¶ 8 Auto-Owners arguments leave us scratching our heads. We are at a loss to figure out how its cross-claim is not an action asserting negligence of the treating health care providers here when that is exactly Auto-Owners' claim. Of course, Auto-Owners is claiming malpractice. It would not otherwise have a valid claim for relief. As well, the fact that the Fund was the party in interest in Wisconsin Patients Compensation Fund is a distinction without a difference. The purpose of WIS. STAT. ch. 655 is to channel all claims alleging malpractice into its midst. It casts that wide a net. Auto-Owners' cross-claim was caught in the net and, therefore, the trial court properly dismissed the cross-claim for failure to adhere to ch. 655.
WHETHER THE STATUTE OF LIMITATIONS PREVENTS AUTO-OWNERS FROM YET USING WIS. STAT. CH. 655
¶ 9 Auto-Owners contends that if it is a WIS. STAT. ch. 655 claimant and is required to submit to mediation pursuant to WIS. STAT. § 655.43, it may still submit the matter to mediation before a lawsuit. We take Auto-Owners' argument to be that the lawsuit, along with the cross-claim, should be kept in abeyance while Auto-Owners submits this to mediation and then, if mediation does not resolve the claim, its cross-claim has renewed vitality and when the lawsuit is finally tried by the jury, the cross-claim can be tried with it.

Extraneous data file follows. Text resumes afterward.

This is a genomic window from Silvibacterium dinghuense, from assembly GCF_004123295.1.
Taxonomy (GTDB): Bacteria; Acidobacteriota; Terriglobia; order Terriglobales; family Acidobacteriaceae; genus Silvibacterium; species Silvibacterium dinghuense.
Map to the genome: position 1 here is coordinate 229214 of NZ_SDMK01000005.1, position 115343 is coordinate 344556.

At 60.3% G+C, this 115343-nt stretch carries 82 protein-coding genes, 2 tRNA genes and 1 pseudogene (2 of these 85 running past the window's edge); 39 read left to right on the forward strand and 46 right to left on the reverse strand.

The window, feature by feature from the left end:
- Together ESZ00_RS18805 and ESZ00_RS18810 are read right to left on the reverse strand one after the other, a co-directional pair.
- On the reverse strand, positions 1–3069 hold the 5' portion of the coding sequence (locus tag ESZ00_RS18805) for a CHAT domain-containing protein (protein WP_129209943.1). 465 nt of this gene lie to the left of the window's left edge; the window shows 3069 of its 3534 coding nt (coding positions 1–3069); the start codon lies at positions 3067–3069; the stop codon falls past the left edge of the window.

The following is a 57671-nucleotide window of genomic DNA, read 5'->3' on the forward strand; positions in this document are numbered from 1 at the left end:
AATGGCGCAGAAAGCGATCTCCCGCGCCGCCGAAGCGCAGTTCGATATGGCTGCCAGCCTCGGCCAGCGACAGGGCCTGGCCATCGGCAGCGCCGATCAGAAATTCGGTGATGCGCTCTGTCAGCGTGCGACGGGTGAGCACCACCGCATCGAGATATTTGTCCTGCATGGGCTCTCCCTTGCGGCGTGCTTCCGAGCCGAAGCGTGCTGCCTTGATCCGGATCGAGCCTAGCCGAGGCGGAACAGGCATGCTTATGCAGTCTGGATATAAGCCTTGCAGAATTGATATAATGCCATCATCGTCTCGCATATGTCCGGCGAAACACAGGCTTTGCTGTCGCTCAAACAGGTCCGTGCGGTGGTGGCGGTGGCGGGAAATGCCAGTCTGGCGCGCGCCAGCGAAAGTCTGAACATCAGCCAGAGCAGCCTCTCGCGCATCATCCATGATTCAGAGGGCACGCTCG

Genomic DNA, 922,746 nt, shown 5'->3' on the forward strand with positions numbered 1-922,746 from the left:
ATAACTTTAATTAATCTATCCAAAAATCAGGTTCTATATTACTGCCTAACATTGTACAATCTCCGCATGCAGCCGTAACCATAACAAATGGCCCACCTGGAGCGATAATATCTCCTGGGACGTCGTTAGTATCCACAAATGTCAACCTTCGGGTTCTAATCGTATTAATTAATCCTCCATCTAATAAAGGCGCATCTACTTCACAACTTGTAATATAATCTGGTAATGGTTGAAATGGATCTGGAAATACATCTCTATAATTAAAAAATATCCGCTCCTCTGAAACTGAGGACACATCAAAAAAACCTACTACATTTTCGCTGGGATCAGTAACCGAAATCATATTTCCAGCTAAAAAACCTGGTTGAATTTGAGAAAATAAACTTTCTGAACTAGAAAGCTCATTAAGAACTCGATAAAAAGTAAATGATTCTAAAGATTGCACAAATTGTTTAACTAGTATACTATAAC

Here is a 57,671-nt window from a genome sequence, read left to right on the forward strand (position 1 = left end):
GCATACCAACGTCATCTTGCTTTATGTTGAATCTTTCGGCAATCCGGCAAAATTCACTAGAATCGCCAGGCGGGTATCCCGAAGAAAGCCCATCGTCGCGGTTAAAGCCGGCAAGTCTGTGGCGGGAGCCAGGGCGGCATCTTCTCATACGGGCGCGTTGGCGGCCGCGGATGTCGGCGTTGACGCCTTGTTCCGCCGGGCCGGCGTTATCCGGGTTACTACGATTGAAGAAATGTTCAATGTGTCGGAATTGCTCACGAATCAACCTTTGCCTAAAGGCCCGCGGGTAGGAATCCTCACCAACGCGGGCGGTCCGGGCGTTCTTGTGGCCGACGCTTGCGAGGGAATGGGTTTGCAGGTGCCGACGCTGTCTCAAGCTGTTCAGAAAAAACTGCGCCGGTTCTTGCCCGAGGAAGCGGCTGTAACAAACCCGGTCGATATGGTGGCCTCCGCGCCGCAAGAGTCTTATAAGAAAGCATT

¶ 10 The doctors, the hospital, their insurers and Beduhn all say "no." On appeal, they submit that Auto-Owners is in this lawsuit by reason of a subrogation theory; that the subrogated party's statute of limitations is measured by the same statute of limitations that the plaintiff has; that the auto accident occurred on October 19, 2004; that the statute of limitations on actions arising out of such accident is three years; that the statute of limitations ran on October 19, 2007; and that the cross-claim was filed too late — January 25, 2008. They therefore contend that the trial court correctly dismissed the cross-claim with prejudice.
¶ 11 We wish the issue were that simple. But the record is muddy and that which appears to be simple ends up being doubly complicated. First, while the written order of the trial court tells the world that the cross-claim was dismissed with prejudice, the oral pronouncement by the court tells a somewhat different story. The oral pronouncement states that the court was dismissing Auto-Owners' cross-claim, but "[w]ith the understanding that the Auto-Owners Insurance is not left out in the wind. If after there is some decision made one way or another in respect to damages, they could institute, if necessary, their own independent action against the Third-Party Defendants." So, we must first determine which decision controls.